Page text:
The black days of Taliban rule in the 1990s, which ended when the U.S. invaded in fall 2001, have returned with a vengeance, according to a new report by Amnesty International, released in July.
“In less than a year, the Taliban have decimated the rights of women and girls,” reads the report. “… The group’s draconian policies are depriving millions of women and girls of the opportunity to lead safe, free and fulfilling lives. They are being sentenced, as one Afghan woman put it, to death in slow motion.”
As a concerned citizen and journalist of nearly 40 years, I’ve followed events in Afghanistan since the mid-1990s, when the Taliban first came to power, imposing their particularly extremist brand of Islamic ideology on women. And, like most Americans, I’ve closely followed developments there since the U.S. invasion, which paved the way for 20 years of positive, albeit gradual, improvement in women’s rights, and in human rights in general, up until the chaotic withdrawal of U.S. forces last year.
But, while deeply disturbed by all I’ve read, any personal connection with, or intimate appreciation of, events 7,000 miles away has always been sorely lacking. That is, until I met Fariha Easar, a 36-year-old lawyer and activist who has fought fiercely for human and women’s rights in Afghanistan since she was a child growing up under the Taliban in the 1990s.
Easar is friends with my niece, who recently moved from Albuquerque to Washington, D.C., where Easar now also lives after fleeing Afghanistan last year. My niece invited Easar to dinner while my wife and I visited over Labor Day weekend.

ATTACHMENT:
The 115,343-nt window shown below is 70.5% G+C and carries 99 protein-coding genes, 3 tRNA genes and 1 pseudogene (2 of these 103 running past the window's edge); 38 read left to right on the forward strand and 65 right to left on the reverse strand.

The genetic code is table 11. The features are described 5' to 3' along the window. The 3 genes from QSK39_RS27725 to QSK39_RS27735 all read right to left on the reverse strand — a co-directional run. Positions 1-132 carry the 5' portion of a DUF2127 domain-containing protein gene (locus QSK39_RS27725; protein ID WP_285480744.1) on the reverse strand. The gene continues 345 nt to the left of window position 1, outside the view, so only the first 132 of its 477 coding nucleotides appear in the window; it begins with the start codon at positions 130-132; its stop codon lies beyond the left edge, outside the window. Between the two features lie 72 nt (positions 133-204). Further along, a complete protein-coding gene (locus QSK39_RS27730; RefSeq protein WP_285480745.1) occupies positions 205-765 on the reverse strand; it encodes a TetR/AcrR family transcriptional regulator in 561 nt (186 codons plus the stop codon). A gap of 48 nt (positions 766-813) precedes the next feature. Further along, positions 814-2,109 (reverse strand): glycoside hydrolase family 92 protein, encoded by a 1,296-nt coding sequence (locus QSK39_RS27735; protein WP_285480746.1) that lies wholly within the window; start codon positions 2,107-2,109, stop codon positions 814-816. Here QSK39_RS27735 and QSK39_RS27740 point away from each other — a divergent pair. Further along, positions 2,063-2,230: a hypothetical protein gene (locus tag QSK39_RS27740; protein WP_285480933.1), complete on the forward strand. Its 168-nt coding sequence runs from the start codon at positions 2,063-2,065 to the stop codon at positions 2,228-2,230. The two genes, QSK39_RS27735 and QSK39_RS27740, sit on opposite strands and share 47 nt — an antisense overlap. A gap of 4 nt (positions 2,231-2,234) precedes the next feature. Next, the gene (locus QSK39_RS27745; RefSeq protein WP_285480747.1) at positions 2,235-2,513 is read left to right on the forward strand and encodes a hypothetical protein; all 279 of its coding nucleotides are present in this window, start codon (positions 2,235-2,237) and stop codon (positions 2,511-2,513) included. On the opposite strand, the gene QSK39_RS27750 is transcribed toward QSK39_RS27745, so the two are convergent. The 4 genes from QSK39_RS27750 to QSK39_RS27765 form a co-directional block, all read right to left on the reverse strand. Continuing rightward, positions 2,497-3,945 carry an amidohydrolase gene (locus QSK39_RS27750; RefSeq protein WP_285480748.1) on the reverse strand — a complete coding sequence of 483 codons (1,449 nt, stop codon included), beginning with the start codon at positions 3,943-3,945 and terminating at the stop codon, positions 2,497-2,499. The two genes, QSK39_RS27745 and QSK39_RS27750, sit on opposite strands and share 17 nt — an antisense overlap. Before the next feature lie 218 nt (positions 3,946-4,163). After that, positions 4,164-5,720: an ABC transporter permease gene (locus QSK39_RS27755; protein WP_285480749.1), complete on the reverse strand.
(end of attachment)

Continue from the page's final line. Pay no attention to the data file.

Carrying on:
She shared her perspective on women’s rights in Afghanistan with my family, and with me in follow-up phone conversations. Her story is deeply personal, offering me a penetrating view for the first time into Afghan women’s daily struggles.
Easar experienced first-hand the Taliban’s repression from 1996-2001, when she and her five sisters were barred from school or even leaving their home.
“The Taliban took six years of my life,” Easar said. “It felt like being erased, because women were being erased from everywhere in society – from work, school, and the community.”
Despite the dangers, Easar and her sisters fought back. Her older siblings, who were preparing for college when the Taliban took over, ran a free, underground school at home for girls in the neighborhood.
At one point, the Taliban raided Easar’s home to dismantle the school. But the family got advance warning and either hid or burned all teaching materials before the soldiers arrived.
“We were terrified, but they couldn’t find anything,” Easar said. “Everyone was terrified in those days … The Taliban arrested, tortured and executed people for menial crimes and left their bodies hanging on the road for everyone to see.”
Women faced “gender apartheid” through “systemic discrimination,” Easar added.
“Those were the darkest days of our life,” she said. “We still remember and feel that pain today.”
The U.S. invasion, however, marked a historic turning point for women’s rights, allowing Easar and her sisters to reenter society, return to school, and pursue professional careers.